Over 20 million children worldwide missed out on measles vaccine annually in past 8 years, creating a pathway to current global outbreaks – UNICEF
UNICEF Ireland Executive Director is available for interview
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DUBLIN, 25 April 2019 – An estimated 169 million children missed out on the first dose of the measles vaccine between 2010 and 2017, or 21.1 million children a year on average, UNICEF said today.
Widening pockets of unvaccinated children have created a pathway to the measles outbreaks hitting several countries around the world today.
“The foundation for the global measles outbreaks we are witnessing today was laid years ago,” said Peter Power, UNICEF Ireland’s Executive Director. “The measles virus will always find unvaccinated children. If we are serious about averting the spread of this dangerous but preventable disease, we need to vaccinate every child, in rich and poor countries alike.”
Cases of measles increased in 98 countries around the world from 2017 to 2018, with cases in Ireland growing by 244%, from 25 in 2017 to 86 in 2018.
In the first three months of 2019, more than 110,000 measles cases were reported worldwide – up nearly 300 per cent from the same period last year. An estimated 110,000 people, most of them children, died from measles in 2017, a 22 per cent increase from the year before.
Two doses of the measles vaccine are essential to protect children from the disease. However, due to lack of access, poor health systems, complacency, and in some cases fear or skepticism about vaccines, the global coverage of the first dose of the measles vaccine was reported at 85 per cent in 2017, a figure that has remained relatively constant over the last decade despite population growth. Global coverage for the second dose is much lower, at 67 per cent. The World Health Organization recommends a threshold of 95 per cent immunization coverage to achieve so-called ‘herd immunity’.
|Top ten high-income countries where children not vaccinated with the first measles vaccine dose 2010 – 2017 (numbers in thousands)|
|1. United States: 2,593,000|
|2. France: 608,000|
|3. United Kingdom: 527,000|
|4. Argentina: 438,000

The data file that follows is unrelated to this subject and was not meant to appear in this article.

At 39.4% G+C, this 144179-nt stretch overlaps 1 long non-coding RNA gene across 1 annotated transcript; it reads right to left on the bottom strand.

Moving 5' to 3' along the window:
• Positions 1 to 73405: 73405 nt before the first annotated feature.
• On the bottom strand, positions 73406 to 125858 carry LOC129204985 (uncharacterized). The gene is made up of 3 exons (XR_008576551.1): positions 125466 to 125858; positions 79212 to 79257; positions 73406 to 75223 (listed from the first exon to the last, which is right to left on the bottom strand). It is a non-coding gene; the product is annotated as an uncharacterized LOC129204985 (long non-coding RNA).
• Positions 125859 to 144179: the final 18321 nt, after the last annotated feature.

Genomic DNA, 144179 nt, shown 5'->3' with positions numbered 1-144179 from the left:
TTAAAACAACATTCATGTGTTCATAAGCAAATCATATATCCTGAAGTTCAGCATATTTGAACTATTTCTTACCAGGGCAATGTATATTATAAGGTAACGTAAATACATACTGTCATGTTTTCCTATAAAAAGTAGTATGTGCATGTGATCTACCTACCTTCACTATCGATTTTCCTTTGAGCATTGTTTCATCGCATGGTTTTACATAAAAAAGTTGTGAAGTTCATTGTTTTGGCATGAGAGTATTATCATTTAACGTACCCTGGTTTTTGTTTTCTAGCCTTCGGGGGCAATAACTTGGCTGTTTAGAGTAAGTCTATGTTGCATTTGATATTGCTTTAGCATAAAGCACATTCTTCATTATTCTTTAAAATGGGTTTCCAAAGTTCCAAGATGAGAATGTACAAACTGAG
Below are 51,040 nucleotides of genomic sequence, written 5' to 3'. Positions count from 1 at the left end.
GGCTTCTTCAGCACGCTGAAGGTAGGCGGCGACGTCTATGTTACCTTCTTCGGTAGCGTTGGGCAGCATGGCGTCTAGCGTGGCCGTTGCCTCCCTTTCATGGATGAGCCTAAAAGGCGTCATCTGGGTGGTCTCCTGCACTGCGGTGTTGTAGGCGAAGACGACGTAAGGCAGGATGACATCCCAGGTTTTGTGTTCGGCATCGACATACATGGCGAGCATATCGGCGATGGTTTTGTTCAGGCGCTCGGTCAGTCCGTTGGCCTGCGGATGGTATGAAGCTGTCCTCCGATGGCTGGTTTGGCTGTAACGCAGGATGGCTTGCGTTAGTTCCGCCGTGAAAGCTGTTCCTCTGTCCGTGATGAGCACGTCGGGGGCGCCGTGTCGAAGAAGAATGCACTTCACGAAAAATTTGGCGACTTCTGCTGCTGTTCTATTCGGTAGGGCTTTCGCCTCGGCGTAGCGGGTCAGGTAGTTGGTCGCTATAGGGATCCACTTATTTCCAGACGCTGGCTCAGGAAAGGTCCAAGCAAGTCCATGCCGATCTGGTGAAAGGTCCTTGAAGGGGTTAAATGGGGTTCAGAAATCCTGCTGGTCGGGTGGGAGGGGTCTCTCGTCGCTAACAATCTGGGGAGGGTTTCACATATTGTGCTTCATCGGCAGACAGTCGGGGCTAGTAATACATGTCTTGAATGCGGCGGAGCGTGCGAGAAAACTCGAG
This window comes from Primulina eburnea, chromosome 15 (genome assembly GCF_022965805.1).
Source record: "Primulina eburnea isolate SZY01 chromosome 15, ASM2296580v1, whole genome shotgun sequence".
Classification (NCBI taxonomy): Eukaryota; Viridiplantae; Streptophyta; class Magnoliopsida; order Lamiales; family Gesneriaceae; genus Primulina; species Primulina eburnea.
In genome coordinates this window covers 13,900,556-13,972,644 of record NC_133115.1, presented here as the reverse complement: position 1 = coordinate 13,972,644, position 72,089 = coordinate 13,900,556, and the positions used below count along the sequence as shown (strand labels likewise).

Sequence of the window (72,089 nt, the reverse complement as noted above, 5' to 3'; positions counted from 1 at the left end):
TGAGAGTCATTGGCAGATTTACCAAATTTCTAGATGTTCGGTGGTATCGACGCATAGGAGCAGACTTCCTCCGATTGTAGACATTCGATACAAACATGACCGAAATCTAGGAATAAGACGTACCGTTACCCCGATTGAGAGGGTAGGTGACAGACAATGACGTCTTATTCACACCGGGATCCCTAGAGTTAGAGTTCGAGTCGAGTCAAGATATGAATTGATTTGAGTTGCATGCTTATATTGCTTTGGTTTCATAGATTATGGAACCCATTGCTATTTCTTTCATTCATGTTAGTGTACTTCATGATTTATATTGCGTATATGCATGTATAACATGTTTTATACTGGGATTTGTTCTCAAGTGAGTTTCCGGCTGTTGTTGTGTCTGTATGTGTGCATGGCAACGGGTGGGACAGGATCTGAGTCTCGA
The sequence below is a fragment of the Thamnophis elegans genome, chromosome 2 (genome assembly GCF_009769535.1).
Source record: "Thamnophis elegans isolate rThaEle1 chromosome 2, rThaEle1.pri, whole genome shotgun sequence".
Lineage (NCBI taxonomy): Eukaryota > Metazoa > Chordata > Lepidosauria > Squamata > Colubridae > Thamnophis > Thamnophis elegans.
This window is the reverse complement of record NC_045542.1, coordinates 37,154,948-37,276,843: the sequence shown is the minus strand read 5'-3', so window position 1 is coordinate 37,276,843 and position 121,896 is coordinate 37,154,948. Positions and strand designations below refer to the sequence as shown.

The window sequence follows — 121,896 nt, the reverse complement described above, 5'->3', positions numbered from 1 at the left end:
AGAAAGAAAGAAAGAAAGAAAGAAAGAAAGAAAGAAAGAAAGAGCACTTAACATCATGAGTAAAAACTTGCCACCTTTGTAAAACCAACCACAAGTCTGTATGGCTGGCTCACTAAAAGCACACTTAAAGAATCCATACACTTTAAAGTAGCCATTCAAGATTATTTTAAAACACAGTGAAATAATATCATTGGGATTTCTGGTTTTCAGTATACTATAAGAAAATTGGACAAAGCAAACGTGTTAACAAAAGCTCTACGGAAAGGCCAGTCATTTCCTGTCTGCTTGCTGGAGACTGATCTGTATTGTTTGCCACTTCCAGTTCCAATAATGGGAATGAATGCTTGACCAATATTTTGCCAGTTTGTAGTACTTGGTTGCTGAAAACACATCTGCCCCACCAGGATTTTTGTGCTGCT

5. Italy: 435,000
|6. Japan: 374,000|
|7. Canada: 287,000|
|8. Germany: 168,000|
|9. Australia: 138,000|
|10. Chile: 136,000|
In high income countries, while coverage with the first dose is 94 per cent, coverage for the second dose drops to 91 per cent, according to the latest data.
The United States tops the list of high-income countries with the most children not receiving the first dose of the vaccine between 2010 and 2017, at more than 2.5 million. It is followed by France and the United Kingdom, with over 600,000 and 500,000 unvaccinated infants, respectively, during the same period.
In low- and middle-income countries, the situation is critical. In 2017, for example, Nigeria had the highest number of children under one year of age who missed out on the first dose, at nearly 4 million. It was followed by India (2.9 million), Pakistan and Indonesia (1.2 million each), and Ethiopia (1.1 million).
Worldwide coverage levels of the second dose of the measles vaccines are even more alarming. Of the top 20 countries with the largest number of unvaccinated children in 2017, 9 have not introduced the second dose. Twenty-countries in sub-Saharan Africa have not introduced the necessary second dose in the national vaccination schedule, putting over 17 million infants a year at higher risk of measles during their childhood.
- Negotiating vaccine prices: the cost of the measles vaccine is now at an all-time low;
- Helping countries identify underserved areas and unreached children;
- Procuring vaccines and other immunization supplies;
- Supporting supplementary vaccination campaigns to address gaps in routine immunization coverage;
- Working with relevant countries to introduce the second dose of the measles vaccine in the national immunization schedule. Cameroon, Liberia and Nigeria are on track to do so in 2019.
- Introducing innovations like the use of solar power and mobile technologies to maintain vaccines at the right temperature.
“Measles is a highly contagious disease,” said Power. “It is critical not only to increase coverage but also to sustain vaccination rates at the right doses to create an umbrella of immunity for everyone.”
Notes to editors
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About the Analysis
The analysis is based on UNICEF and WHO’s estimation of national immunization coverage of 194 countries for 2017. Provisional measles and rubella data is based on monthly data reported to WHO Geneva in April 2019. For high income countries, follow the World Bank country classification by income in July 2018.
About World Immunization Week
Celebrated in the last week of April, World Immunization Week aims to promote the use of vaccines to protect people of all ages against disease. Find more details about UNICEF’s WIW efforts , click here.
About Measles and Rubella Initiative
UNICEF is part of the Measles and Rubella Initiative, a private-public partnership including WHO, CDC, United Nations Foundation and American Red Cross that spearheads a global push towards measles and rubella elimination and control.
UNICEF works in some of the world’s toughest places, to reach the world’s most disadvantaged children. Across 190 countries and territories, we work for every child, everywhere, to build a better world for everyone.
For more information, please contact:
Caitlin Banke, UNICEF Ireland email@example.com +353 085 278 19223